Wilding is a relatively novel approach to managing land for nature and people, and as such may generate a number of legitimate concerns. We address some of these below, whilst recognising that we won’t be able to cover everything on this page. We invite you to reach out with any further comments, questions or concerns you might have.
Concern: Wilding leads to an ugly landscape
Response: For some, wilded spaces can seem untidy or even unattractive. They are indeed quite different from the more manicured ‘natural’ spaces we’re used to, but what is lost in having dead and rotting things hanging around is more than gained by having spectacular wildflowers, birds and butterflies. This kind of beauty, to us at least, is far deeper and more rewarding than some of the more sterile landscapes (like lawns) that we commonly value. Of course, only you can ultimately decide what is most important to you, and how to manage your land accordingly.
Concern: Wilding is just a passing phase, or fad, in land management. We shouldn’t invest in it as there will be new solutions to these problems soon
Response: Wilding is the culmination of a slow realisation that the land can manage itself better than we can manage it. The stage we are at now, with wilding at the forefront of the conversation surrounding land management, has been decades in the making and the positive results it is producing up and down the country suggest that there is little chance it will disappear soon.
Concern: Our UK ecology can’t recover. Even if it does, there are more ecologically important places we could be focusing our efforts.
Response: There are in fact several examples of recovering natural areas in the UK. Nature has a remarkable capacity to regenerate if only we allow it. It has taken the Carrifran Wildwood just 20 years to reach the wooded upland state we find it in today, and Knepp even less to show impressive recovery. Both sites now show few signs of their previous degradation.
The second part of the criticism is more damning. It is true that Britain’s ecology lacks the diversity found in many other parts of the world, but to refrain from wilding here ignores several elements of the debate worthy of consideration:
1. The U.K is ecologically valuable
One response is a rejection of the idea that the UK isn’t valuable ecologically. Though it might not quite compare to some ecological hotspots, the UK has globally important populations of seabirds, over 100 species or subspecies of plants and animals that can only be found here, and also 160 out of 210 of chalk streams found on earth.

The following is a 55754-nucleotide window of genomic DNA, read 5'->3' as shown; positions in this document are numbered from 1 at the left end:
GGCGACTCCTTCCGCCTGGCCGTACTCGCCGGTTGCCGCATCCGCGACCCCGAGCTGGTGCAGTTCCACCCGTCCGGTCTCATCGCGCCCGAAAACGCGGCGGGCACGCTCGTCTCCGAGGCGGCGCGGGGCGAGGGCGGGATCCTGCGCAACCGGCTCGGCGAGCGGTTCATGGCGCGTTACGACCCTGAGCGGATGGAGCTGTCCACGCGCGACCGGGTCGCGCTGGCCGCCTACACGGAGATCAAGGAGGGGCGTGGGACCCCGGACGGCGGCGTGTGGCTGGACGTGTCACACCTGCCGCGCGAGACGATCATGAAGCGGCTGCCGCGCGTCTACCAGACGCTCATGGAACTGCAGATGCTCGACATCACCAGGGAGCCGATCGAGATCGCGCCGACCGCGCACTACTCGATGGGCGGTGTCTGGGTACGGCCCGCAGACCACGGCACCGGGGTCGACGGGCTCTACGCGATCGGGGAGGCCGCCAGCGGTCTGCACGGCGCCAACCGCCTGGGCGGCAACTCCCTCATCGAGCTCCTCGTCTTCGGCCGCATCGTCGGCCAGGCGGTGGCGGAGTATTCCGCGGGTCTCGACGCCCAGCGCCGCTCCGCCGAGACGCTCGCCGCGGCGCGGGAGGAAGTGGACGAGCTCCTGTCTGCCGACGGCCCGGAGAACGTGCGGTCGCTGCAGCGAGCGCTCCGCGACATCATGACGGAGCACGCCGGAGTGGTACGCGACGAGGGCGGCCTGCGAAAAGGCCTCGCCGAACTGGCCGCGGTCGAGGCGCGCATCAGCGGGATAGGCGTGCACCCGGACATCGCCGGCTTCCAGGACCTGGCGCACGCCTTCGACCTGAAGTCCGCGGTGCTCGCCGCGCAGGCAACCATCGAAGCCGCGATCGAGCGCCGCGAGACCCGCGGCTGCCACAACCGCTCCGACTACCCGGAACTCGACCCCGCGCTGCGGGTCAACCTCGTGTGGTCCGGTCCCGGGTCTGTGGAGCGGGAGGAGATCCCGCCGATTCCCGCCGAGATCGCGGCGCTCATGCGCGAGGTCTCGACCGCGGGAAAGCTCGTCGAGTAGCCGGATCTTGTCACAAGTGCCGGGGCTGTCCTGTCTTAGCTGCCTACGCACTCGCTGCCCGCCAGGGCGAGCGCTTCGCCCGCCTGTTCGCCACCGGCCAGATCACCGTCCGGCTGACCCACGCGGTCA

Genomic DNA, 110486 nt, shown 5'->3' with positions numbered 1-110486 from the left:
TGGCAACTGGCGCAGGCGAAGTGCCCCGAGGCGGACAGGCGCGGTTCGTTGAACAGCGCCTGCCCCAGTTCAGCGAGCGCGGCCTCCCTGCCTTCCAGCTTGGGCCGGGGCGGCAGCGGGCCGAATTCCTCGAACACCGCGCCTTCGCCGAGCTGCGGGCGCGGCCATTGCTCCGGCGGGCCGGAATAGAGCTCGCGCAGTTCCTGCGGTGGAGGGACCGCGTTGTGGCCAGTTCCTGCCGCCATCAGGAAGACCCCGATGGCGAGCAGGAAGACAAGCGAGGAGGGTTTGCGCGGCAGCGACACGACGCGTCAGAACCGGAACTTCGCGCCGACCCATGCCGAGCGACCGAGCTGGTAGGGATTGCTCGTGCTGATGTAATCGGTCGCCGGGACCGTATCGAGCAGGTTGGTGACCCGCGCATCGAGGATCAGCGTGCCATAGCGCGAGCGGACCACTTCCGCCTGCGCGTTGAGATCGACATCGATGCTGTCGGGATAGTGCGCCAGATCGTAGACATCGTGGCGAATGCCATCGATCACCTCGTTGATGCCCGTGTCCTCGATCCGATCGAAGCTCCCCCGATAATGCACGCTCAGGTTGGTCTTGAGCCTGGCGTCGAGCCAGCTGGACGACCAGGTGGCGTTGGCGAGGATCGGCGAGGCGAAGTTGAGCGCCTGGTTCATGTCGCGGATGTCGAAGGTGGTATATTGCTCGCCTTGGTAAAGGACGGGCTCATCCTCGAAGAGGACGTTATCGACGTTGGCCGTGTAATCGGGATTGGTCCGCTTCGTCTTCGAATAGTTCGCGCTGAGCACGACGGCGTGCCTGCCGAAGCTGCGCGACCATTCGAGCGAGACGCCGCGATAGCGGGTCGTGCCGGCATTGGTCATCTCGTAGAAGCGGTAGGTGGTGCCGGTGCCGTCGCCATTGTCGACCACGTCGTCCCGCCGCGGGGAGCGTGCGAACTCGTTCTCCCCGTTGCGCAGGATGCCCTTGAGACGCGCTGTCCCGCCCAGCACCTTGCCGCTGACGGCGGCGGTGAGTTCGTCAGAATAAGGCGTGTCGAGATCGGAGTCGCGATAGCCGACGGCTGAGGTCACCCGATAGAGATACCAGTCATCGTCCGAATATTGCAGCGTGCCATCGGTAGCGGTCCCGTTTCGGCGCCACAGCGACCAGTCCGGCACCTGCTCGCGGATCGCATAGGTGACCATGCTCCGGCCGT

2. Influence outside the UK
The creation of the first national parks in the U.S in the 19th century, the first overland wildlife crossings implemented in France in the 1950s and Bangladesh becoming the first country to ban plastic bags in 2002 are all significant moments in conservation history that serve to demonstrate that conservation efforts don’t just aid the ecology of the region you’re working in, but can have a ripple effect that spreads across the world. Successful rewilding in the UK won’t end at our shores, but will serve as an example of its potential that other countries can draw on for inspiration and motivation.
3. Wilding has importance outside of ecology
Flood management, carbon storage, soil protection, air quality, generation of revenue streams, allowing for natural spaces close to populations for the well-being of people. These are some of the reasons why wilding should be pursued in the UK, even if we were to accept the UK as ecologically unimportant.
Concern: Wilding will release dangerous animals into my community. I don’t want boar or wolves threatening me or my children
Response: This is a very fair concern in instances where animal release is a goal of wilding projects. However, this is not how we propose to manage any of our projects in the foreseeable future, and so no added threats will be introduced to the community.
Concern: Wilding is nature restoring itself, and so it doesn’t require human intervention.
Response: This form of ‘passive’ wilding is viable on some sites, and there are examples of successful passive wilding in the UK and Europe, particularly on abandoned farmland. However, as mentioned earlier, small sites and sites with a long history of human land use and/or degree of distance from other wild areas are generally in need of a helping hand to kickstart natural processes. Over time, the amount of management required will reduce significantly, as natural processes take over.